Angiokeratoma corporis diffusum is a prominent cutaneous feature of certain lysosomal storage diseases. In this article, the clinical, morphologic, and biochemical features of a new, adult-onset lysosomal disease with angiokeratoma are described.
A 46-year-old Japanese woman had diffuse angiokeratoma, mild intellectual impairment, and peripheral neuroaxonal degeneration. The angiokeratoma first appeared on her lower torso when she was 28 years old, and then it became diffusely distributed. Histopathologically, the telangiectasia had localized hyperkeratosis; ultrastructural examination revealed clear cytoplasmic vacuoles in all dermal cells, particularly in vascular and lymphatic endothelial cells and in eccrine sweat gland cells. The lysosomal pathologic features and increased urinary excretion of O-linked glycopeptides suggested the deficiency of a specific glycosidase. Enzyme analyses revealed less than 2% of normal α-N-acetylgalactosaminidase activity and the absence of immunodetectable enzyme protein. Her two unaffected children had half-normal α-N-acetylgalactosaminidase levels, consistent with the autosomal recessive inheritance of the enzymatic defect.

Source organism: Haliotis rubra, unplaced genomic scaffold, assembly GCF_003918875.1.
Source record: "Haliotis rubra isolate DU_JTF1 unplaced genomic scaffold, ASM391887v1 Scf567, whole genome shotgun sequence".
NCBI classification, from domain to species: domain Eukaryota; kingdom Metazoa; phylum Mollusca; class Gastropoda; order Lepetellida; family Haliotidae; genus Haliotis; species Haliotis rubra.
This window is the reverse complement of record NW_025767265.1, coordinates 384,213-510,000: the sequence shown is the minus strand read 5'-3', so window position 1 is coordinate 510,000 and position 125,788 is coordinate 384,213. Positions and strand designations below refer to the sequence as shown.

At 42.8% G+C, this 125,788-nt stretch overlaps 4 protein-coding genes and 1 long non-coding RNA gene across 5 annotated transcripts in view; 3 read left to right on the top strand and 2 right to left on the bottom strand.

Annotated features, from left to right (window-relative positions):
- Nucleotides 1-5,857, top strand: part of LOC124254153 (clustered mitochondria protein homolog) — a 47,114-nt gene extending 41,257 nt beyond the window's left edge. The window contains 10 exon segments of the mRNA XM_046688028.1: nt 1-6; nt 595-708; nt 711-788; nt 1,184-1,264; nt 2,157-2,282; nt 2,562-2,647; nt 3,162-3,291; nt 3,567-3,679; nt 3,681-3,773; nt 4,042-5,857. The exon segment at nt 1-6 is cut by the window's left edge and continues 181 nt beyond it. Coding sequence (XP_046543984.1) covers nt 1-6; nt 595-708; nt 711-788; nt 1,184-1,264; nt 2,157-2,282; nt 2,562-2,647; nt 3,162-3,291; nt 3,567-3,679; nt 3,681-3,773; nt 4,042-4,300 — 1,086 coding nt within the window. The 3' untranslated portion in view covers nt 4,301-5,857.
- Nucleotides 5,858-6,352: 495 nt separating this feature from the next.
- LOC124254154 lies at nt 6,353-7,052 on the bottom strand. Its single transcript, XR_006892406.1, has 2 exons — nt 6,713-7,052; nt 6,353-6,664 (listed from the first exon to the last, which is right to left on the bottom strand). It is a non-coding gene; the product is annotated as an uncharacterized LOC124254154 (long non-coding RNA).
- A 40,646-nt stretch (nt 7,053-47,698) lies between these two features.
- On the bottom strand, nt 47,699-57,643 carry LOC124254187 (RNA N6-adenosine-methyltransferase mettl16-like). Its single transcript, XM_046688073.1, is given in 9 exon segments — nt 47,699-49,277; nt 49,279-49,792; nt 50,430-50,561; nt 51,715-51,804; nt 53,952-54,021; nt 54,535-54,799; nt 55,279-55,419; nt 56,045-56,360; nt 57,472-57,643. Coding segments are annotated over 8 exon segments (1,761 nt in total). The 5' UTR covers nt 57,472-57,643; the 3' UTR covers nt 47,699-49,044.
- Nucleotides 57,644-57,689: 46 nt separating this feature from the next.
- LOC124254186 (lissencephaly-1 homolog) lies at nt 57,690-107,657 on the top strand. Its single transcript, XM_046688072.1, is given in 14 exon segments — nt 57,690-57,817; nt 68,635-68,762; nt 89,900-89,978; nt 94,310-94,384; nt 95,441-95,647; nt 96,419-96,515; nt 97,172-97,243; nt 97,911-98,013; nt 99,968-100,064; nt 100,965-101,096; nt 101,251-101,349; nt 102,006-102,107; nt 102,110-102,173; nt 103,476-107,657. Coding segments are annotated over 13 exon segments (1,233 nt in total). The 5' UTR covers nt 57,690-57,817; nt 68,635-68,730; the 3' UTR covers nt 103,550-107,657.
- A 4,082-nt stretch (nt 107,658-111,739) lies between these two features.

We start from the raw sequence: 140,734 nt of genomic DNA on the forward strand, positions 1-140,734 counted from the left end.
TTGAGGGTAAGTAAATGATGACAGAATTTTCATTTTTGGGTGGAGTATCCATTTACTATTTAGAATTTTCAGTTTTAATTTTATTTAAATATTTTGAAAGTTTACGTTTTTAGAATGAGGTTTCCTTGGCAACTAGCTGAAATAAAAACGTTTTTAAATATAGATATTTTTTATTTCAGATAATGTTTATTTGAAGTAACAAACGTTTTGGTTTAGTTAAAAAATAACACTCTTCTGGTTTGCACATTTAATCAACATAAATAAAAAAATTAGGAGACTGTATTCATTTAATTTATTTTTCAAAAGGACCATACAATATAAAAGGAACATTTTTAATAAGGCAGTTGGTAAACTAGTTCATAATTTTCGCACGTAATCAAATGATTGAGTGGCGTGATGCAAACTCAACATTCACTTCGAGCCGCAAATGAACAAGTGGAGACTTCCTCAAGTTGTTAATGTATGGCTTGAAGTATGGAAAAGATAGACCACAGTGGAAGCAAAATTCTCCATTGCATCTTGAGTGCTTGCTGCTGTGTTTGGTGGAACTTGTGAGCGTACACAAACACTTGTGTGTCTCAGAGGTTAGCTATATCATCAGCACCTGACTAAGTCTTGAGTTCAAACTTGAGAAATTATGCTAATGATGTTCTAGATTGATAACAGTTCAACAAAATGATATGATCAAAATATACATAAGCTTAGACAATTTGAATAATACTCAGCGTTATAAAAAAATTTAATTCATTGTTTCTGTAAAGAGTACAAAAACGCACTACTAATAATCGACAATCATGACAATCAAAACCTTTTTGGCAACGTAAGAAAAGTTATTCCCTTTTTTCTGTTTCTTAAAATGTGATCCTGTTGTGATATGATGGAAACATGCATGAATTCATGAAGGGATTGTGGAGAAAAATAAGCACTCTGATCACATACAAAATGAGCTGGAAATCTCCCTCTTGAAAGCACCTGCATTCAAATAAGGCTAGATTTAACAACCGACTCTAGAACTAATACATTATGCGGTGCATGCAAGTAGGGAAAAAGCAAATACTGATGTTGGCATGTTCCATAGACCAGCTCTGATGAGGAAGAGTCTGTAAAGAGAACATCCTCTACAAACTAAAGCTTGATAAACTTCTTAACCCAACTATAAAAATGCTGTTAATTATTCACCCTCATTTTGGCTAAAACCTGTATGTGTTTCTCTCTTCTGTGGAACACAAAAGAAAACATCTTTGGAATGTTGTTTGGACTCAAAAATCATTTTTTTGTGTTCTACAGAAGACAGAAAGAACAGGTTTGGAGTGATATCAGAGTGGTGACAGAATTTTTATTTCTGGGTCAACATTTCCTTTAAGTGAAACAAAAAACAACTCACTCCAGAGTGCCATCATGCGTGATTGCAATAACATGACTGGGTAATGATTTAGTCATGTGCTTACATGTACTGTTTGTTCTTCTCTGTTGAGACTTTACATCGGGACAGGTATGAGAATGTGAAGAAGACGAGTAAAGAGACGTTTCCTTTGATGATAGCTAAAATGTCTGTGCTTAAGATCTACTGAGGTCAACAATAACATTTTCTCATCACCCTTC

Since this enzyme deficiency was previously identified in patients with an infantile form of inherited neuroaxonal dystrophy, the occurrence of the enzymopathy in the 46-year-old proband described herein represents an adult-onset form of α-N-acetylgalactosaminidase deficiency. This newly recognized entity should be considered in the differential diagnosis of angiokeratoma corporis diffusum.(Arch Dermatol. 1993;129:460-465)
Kanzaki T, Yokota M, Irie F, Hirabayashi Y, Wang AM, Desnick RJ. Angiokeratoma Corporis Diffusum With Glycopeptiduria due to Deficient Lysosomal a-N-Acetylgalactosaminidase ActivityClinical, Morphologic, and Biochemical Studies. Arch Dermatol. 1993;129(4):460–465. doi:10.1001/archderm.1993.01680250072009
Customize your JAMA Network experience by selecting one or more topics from the list below.